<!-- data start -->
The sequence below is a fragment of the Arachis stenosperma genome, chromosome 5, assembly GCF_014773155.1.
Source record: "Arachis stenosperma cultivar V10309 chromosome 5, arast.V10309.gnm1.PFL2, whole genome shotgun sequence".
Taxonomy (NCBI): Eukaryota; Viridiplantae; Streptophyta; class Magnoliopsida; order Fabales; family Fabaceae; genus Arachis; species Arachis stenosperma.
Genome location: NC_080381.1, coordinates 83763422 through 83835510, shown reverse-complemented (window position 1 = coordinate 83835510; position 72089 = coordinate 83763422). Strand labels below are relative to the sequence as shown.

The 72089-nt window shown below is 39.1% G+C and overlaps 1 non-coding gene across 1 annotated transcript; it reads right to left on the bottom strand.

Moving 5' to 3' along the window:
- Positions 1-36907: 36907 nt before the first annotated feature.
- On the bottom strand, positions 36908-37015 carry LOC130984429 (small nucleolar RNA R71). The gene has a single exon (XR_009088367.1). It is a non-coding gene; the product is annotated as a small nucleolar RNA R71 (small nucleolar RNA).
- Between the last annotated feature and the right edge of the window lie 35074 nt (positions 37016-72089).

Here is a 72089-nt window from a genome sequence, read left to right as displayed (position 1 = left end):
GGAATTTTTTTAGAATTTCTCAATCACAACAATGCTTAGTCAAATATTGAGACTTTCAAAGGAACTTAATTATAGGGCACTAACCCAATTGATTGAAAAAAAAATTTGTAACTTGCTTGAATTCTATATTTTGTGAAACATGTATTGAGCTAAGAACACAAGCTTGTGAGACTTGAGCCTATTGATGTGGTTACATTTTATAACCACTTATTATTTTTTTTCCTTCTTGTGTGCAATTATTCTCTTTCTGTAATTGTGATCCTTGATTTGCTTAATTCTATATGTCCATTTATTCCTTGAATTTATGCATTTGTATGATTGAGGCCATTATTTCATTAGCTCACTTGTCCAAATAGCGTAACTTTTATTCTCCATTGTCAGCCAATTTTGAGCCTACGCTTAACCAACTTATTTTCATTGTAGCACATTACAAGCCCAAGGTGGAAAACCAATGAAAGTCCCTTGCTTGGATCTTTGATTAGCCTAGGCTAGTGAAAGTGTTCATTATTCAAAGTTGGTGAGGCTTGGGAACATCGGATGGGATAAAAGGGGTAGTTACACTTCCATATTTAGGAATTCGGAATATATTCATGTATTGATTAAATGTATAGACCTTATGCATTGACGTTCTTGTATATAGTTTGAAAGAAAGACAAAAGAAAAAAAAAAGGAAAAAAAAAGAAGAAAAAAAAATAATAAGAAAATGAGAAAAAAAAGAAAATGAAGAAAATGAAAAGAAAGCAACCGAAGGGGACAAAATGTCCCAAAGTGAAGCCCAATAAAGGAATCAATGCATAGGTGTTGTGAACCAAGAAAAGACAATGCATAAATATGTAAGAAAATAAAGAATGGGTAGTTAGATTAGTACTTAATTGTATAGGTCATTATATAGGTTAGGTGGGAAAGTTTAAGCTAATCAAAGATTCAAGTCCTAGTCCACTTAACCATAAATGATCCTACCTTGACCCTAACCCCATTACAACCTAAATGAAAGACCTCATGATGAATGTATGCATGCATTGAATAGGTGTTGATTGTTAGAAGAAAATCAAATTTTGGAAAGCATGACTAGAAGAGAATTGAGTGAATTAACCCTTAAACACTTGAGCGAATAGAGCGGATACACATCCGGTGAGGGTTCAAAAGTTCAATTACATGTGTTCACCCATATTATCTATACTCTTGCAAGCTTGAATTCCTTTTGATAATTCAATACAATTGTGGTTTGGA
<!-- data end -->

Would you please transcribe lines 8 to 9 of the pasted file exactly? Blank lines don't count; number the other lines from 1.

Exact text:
- On the bottom strand, positions 36908-37015 carry LOC130984429 (small nucleolar RNA R71). The gene has a single exon (XR_009088367.1). It is a non-coding gene; the product is annotated as a small nucleolar RNA R71 (small nucleolar RNA).
- Between the last annotated feature and the right edge of the window lie 35074 nt (positions 37016-72089).